T-Shirt Forums banner
1 - 8 of 8 Posts

·
Registered
Joined
·
108 Posts
Discussion Starter · #1 ·
I was doing some shirts over the weekend and when i pressed them have a box around the image like the size of paper.. i have the foam pillow under the image with edges hanging off and lite pressure set when i press if i went with less pressure the ink on the bottom would look like it worked.. any help i would appreciate.. thanks
 

·
Registered
Joined
·
272 Posts
I was doing some shirts over the weekend and when i pressed them have a box around the image like the size of paper.. i have the foam pillow under the image with edges hanging off and lite pressure set when i press if i went with less pressure the ink on the bottom would look like it worked.. any help i would appreciate.. thanks
I have had the same problem. It is the dye reacting with the heat and is changing the shirt color. The only way I have figured out how to solve this is to press the entire shirt first in sections for about 7 seconds each until the whole front of the shirt is pressed. I have a 16x20 press and place the shirt where the collar is hanging off one of the long sides and can usually press the front of the shirt in 4 passes. Then continue to do what you did above. If there is still a color difference after I cover the shirt with a teflon sheet and press until it goes away. Good luck and let me know if it works for you. I have had to do this with Jerzee 21m, and Sport Tec 350's. Good luck.
 

·
Registered
Joined
·
137 Posts
As Grovian pointed out, tearing the paper around the image instead of cutting it out helps a lot. Leave plenty of room around the image (at least an inch and a half). DO NOT fold the paper and tear along the fold -- the fold WILL show up later. I tear along the edge of a table -- and tear UP and away from the table, with one hand holding the paper firmly in place (move it as you go on larger images).

When pressing, I place clean butcher paper on the bottom of the press, then the garment (if t-shirts, just make sure the collar overhangs the press), then your lightly sprayed image paper, then another piece of clean butcher paper. After the pressing is done, lift off the top butcher paper, then hold the image paper down in the center with your fingernails (or put on an OveGlove) and gently pull back the top edge and then the bottom edge to be sure your image is correct. If it's not, put down another sheet of butcher paper and press for another 25 - 30 seconds. Once you have the timing down, you don't have to do this with every shirt.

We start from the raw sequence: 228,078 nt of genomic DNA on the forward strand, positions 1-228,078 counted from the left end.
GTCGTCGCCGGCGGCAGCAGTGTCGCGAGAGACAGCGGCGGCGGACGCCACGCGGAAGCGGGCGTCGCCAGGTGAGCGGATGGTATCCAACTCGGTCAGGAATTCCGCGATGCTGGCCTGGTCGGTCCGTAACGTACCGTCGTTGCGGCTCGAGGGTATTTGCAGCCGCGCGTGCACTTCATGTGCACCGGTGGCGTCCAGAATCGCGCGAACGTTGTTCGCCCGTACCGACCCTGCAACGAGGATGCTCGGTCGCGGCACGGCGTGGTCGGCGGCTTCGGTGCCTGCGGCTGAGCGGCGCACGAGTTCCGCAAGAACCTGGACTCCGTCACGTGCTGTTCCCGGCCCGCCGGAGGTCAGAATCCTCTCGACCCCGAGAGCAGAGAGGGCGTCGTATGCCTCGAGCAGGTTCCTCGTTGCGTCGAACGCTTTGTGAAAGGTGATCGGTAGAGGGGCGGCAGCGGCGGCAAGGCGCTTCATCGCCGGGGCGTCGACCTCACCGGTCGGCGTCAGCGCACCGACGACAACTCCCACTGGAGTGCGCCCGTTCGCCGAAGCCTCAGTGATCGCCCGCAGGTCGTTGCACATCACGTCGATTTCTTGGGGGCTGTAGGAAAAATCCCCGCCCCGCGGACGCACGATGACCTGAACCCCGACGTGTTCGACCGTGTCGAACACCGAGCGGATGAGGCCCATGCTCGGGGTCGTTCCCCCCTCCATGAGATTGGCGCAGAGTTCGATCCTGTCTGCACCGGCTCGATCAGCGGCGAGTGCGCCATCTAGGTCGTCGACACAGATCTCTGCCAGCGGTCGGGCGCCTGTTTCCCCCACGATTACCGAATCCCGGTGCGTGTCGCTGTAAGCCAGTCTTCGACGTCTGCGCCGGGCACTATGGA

When you're happy with the quality of the image, remove the image paper and lay down yet another piece of clean butcher paper over the entire garment. Press for 12 - 15 seconds. This will make the tear lines from your image paper all but invisible. Remove the paper, pull off the t-shirt, and snap it in the air a couple of times.

I stopped using teflon when sublimating shirts. If I need to, I use the Vapor Foam kit (mostly for polos, which I rarely do, and for hoodies). You can either wrap butcher paper around the foam and secure it with heat tape, or just lay down the foam on the press and put your paper over it. The reason I don't like to use teflon sheets or pillows is that I find it leaves a shiny area on the fabric which never goes away.
 

·
Registered
Joined
·
272 Posts
As Grovian pointed out, tearing the paper around the image instead of cutting it out helps a lot. Leave plenty of room around the image (at least an inch and a half). DO NOT fold the paper and tear along the fold -- the fold WILL show up later. I tear along the edge of a table -- and tear UP and away from the table, with one hand holding the paper firmly in place (move it as you go on larger images).

When pressing, I place clean butcher paper on the bottom of the press, then the garment (if t-shirts, just make sure the collar overhangs the press), then your lightly sprayed image paper, then another piece of clean butcher paper. After the pressing is done, lift off the top butcher paper, then hold the image paper down in the center with your fingernails (or put on an OveGlove) and gently pull back the top edge and then the bottom edge to be sure your image is correct. If it's not, put down another sheet of butcher paper and press for another 25 - 30 seconds. Once you have the timing down, you don't have to do this with every shirt.

When you're happy with the quality of the image, remove the image paper and lay down yet another piece of clean butcher paper over the entire garment. Press for 12 - 15 seconds. This will make the tear lines from your image paper all but invisible. Remove the paper, pull off the t-shirt, and snap it in the air a couple of times.

I stopped using teflon when sublimating shirts. If I need to, I use the Vapor Foam kit (mostly for polos, which I rarely do, and for hoodies). You can either wrap butcher paper around the foam and secure it with heat tape, or just lay down the foam on the press and put your paper over it. The reason I don't like to use teflon sheets or pillows is that I find it leaves a shiny area on the fabric which never goes away.
Your approach works well for white garments but the OP shirt was a dark blue and there is dye migration from the heat. The only way I have seen to get that out is to press the entire shirt to even out the color and then sublimate. The only way to avoid this is to press under 300 degrees but you can't sublimate at that temp. This is really good discussion. I struggled with this for a while before I found something that works for me. Would love to hear from others on sublimating on shirts other than white.
 
1 - 8 of 8 Posts
This is an older thread, you may not receive a response, and could be reviving an old thread. Please consider creating a new thread.
Top